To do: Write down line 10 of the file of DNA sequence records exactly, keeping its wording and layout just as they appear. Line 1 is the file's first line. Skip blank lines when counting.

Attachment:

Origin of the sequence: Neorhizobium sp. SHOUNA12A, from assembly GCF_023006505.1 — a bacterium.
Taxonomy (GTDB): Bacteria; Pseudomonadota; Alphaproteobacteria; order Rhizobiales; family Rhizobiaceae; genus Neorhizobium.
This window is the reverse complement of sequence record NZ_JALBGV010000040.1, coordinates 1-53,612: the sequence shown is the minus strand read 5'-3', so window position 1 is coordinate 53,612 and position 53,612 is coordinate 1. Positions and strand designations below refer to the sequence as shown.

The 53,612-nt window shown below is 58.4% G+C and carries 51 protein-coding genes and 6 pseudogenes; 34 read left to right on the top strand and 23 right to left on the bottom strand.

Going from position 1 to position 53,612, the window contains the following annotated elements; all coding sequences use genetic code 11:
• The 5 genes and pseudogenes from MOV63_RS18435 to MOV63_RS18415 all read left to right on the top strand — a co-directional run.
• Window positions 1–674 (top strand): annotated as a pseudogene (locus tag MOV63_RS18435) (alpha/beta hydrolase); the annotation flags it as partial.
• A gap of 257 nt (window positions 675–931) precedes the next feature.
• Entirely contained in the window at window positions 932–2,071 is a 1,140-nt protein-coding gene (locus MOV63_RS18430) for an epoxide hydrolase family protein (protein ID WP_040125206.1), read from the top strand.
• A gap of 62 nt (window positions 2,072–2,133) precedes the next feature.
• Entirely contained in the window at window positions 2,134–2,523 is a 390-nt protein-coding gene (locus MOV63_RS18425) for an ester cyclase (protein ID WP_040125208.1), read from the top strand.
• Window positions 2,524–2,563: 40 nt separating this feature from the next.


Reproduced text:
• A gap of 62 nt (window positions 2,072–2,133) precedes the next feature.